The Thin Blue Line Versus Data

“The thin blue line’ is a phrase that refers figuratively to the position of police in society as the force which holds back chaos,” says Wikipedia. However you define it, Thin Blue Line ideology serves some as a symbolic tribute to the righteousness of police violence, though it’s not given what the blue line means to any single person. Individual police officers or departments may display blue line symbols openly, on cars or uniforms, while other departments have had the foresight to ban their officers from any professional association.  

The thin blue line has acquired a particular importance in public conversations over the past five years due to the way it informs public and self perceptions of police. On one hand, the blue line postures police as the “force which holds back chaos,” though, by a different telling, it describes police as terrorist occupiers protecting a corrupt elite. Both views are invested in the veracity of their account, and tensions are rising. Meanwhile, corporate media gridlocks public conversation, with “objective” testaments of faith – Tucker Carlson with facts, for example – as if it’s their duty to build a bridge over the most obvious truths.

Fortunately, we have new press armed with comprehensive data on fatal police shootings all the way back to 2015, thanks to the Washington Post’s Police Shootingsdatabase. Those data provide clear insights into the social impacts of Blue Line Warrior Bullshit, which is what I’m calling the dogmatic militarization of heart and soul that’s swept our forces. 

The black line on the graphic above shows the real count of people shot and killed by police, from 1-JAN-2015 to 31-DEC-2019. The blue line shows the real count of people shot and killed by police during the same period though in circumstances where their “threat level” was recorded as an “attack.” For those unfamiliar with the Police Shootings database, “threat level” is a variable with possible values of “attack,” “other” and “undetermined.” 

There are two major takeaways from this graph. First, the police kill-rate held steady through years when police were ostensibly self-reforming in response to the social unrest that followed hundreds of high profile murders by police, see Freddy Gray, Zachary Hammond and Philando Castile. Second, about a third of those shot and killed by police were shot and killed in circumstances that could not be recorded as an “attack” on officers or bystanders.

The value that Blue Line Warriors provide society, by their own telling, is that their violence holds back an otherwise impending force that threatens to “disorder” society. The credibility of that telling is challenged by the fact that it’s not at all clear that restricting the use of nonlethal and deadly force, with a requirement of objective necessity for instance, would impose a social cost greater than 330 human lives per year. That’s not even considering the weight of those unfairly maimed, beaten and caged by wanton police violence. It’s really, if we’re honest about what’s true and reasonable, quite completely insane to entertain the validity of Blue Line ideology against a backdrop of structured economic and political inequality and racism.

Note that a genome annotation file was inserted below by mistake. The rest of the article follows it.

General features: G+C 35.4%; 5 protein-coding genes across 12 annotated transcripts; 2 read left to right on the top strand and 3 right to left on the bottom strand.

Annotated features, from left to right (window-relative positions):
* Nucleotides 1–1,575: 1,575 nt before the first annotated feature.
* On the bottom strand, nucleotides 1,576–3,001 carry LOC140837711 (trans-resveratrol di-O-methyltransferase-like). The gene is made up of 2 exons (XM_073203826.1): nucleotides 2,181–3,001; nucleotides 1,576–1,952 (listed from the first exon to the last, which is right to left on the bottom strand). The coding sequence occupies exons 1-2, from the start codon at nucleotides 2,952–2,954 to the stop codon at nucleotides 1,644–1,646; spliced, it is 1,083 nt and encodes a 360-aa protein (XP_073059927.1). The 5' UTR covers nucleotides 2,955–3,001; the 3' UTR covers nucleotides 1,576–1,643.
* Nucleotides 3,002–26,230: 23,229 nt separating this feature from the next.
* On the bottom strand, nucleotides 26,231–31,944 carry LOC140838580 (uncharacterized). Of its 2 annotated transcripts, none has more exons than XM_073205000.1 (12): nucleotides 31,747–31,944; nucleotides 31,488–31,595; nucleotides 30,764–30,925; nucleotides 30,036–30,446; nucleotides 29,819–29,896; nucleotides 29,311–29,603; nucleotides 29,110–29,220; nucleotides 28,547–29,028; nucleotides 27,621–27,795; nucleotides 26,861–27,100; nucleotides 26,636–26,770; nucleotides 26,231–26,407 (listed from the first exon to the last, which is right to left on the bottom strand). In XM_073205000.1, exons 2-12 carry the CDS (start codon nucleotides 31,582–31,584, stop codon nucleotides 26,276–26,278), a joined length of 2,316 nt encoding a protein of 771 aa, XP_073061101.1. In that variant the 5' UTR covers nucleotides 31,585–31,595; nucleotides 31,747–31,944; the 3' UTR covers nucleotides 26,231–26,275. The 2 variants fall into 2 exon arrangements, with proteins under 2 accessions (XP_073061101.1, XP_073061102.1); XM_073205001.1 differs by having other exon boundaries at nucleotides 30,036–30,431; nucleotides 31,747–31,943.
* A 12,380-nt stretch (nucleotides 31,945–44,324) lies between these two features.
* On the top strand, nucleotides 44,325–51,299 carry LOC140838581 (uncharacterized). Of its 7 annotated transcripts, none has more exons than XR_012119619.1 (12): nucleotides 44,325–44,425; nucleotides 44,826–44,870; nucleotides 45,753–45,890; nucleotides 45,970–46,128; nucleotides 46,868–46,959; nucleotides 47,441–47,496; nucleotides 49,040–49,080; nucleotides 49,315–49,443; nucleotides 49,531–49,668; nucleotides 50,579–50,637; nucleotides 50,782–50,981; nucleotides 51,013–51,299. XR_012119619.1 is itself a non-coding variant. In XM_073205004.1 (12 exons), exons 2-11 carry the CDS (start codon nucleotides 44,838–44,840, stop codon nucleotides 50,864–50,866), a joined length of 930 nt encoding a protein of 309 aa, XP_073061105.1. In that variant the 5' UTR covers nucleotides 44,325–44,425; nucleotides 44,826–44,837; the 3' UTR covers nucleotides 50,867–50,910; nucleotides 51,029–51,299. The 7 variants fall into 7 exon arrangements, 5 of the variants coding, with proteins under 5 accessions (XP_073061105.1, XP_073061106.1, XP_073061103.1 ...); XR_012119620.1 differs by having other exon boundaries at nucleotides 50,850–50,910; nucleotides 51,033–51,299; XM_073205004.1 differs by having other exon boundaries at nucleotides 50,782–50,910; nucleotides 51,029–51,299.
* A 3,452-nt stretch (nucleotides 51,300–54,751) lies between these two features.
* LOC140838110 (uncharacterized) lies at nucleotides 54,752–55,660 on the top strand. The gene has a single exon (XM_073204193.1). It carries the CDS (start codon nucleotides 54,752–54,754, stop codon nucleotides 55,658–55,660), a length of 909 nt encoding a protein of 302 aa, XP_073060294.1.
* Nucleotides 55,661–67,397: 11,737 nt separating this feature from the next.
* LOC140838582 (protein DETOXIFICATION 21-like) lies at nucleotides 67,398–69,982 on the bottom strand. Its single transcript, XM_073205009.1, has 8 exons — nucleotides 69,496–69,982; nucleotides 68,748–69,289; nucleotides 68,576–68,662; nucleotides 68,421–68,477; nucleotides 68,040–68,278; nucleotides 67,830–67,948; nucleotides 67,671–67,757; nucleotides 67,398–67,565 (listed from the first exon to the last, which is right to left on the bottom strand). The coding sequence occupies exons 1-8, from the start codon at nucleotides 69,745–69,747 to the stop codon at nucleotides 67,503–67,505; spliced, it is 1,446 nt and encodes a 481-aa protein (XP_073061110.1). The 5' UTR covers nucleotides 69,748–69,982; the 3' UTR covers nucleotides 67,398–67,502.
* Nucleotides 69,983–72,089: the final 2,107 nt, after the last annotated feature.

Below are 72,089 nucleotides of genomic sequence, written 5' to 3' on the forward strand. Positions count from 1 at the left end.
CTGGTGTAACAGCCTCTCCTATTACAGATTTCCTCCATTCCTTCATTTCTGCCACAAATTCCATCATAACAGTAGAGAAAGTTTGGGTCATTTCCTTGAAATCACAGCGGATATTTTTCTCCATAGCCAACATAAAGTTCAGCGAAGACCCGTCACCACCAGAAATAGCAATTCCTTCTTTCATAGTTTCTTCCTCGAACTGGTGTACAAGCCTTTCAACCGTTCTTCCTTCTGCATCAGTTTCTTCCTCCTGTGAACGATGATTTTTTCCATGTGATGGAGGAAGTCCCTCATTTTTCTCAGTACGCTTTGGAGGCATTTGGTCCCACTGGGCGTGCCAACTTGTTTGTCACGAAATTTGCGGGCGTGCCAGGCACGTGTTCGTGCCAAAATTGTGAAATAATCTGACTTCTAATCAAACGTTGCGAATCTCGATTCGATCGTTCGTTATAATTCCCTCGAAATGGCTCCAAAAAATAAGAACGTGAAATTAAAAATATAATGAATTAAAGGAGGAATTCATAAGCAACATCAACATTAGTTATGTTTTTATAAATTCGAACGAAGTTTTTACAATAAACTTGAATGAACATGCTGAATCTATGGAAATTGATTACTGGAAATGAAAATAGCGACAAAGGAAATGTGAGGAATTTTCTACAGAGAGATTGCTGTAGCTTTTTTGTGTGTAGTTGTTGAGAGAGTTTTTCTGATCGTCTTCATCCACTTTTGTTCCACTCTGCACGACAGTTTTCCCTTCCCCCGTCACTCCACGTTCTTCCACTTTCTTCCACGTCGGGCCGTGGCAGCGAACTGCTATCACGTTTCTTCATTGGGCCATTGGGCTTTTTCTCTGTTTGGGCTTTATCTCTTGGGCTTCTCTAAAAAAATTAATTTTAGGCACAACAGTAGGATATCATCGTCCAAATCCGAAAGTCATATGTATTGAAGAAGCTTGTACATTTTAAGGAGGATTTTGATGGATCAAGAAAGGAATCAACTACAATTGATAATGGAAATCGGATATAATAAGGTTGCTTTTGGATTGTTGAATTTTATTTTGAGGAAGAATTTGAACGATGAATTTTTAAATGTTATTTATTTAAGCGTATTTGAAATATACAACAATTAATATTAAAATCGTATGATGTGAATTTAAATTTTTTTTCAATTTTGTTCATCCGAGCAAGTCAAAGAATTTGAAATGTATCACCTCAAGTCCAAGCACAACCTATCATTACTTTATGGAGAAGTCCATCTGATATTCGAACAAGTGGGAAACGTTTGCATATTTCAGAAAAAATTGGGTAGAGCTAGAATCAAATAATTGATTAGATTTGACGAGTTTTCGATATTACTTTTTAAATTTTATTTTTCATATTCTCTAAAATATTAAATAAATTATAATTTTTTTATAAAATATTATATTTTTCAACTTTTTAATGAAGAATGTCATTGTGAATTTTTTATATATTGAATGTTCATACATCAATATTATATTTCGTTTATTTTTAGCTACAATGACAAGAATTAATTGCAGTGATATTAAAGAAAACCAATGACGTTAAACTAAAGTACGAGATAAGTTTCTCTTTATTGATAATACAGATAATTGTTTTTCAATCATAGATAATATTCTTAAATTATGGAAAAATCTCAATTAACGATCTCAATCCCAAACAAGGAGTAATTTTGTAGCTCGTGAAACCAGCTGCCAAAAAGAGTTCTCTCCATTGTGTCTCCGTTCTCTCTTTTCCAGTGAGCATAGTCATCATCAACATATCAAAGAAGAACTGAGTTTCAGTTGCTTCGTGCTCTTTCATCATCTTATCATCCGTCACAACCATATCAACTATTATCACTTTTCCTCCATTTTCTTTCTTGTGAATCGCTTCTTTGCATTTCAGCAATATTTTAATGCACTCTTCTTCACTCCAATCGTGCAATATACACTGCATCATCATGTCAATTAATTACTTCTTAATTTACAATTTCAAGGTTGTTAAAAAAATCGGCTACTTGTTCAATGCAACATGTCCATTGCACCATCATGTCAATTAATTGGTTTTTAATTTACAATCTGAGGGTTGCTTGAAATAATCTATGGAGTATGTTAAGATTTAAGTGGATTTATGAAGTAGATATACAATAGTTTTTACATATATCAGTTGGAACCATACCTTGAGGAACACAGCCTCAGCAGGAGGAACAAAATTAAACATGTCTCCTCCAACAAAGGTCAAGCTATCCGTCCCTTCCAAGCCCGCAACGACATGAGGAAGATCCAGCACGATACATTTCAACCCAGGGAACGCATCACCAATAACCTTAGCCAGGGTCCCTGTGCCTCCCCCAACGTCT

Furthermore, despite resounding democratic disapproval, we remain committed to the catastrophic embarrassment known as the Global War on Terror. Terrorism defies universal definition because it is, in fact, an arbitrary designation used to sort violence into groups of good and bad, though its use in practice is mostly to make violence good. Because when has it ever been hard to sell violence as bad? But even without a universal definition, most security professionals would accept that terrorism is the illegal use, or threatened use, of violence for ideological, political purposes. The police should have been paying better attention to this. By carelessly combining Thin Blue Line ideology with brazen displays of illegal violence at protest sites, the Blue Line Warriors have unwittingly postured themselves as literal terrorists by the terms of their own vernacular. This is not a bombastic claim. If words, such as “terrorism,” have real and consistent meanings, and if the rule of law is firm, the police I saw in May and June, 2020 are literal terrorists. The data rejects claims to the contrary. Ideologically motivated political violence by police is well documented, and a steady kill-rate has been sustained since comprehensive data collection began.

While many “experts” claim we don’t have enough data to properly understand police violence, it is our position at new press that we have too much data to ignore the story it tells, plain as day. It’s a story of criminal terrorists operating under the cover of law, in the unconstitutional, fascist system of Surveillance Capitalism. Luckily, practical solutions to police violence are simple and obvious. Criminal liability for any use of force outside of what’s an objective necessity, as per any regular citizen would expect in a defense scenario. This shouldn’t be a problem. Police should own and carry the risk of policing. But then we can’t leave them hanging when they’re working in good faith and things go south at the intersection of high-stakes and ambiguity, which is inevitable given high rates of gun ownership. To make it work, however, we also need structural deescalation to make law enforcement transactions more palatable, to de-incentivize resistance. That means clearing prisons of drug and non-violent offenders, outlawing profit-motivated policing and passing economic reforms. But first things first, we must limit police use of force to what’s objectively necessary, NOW!!! We’re on the street until it’s done. 

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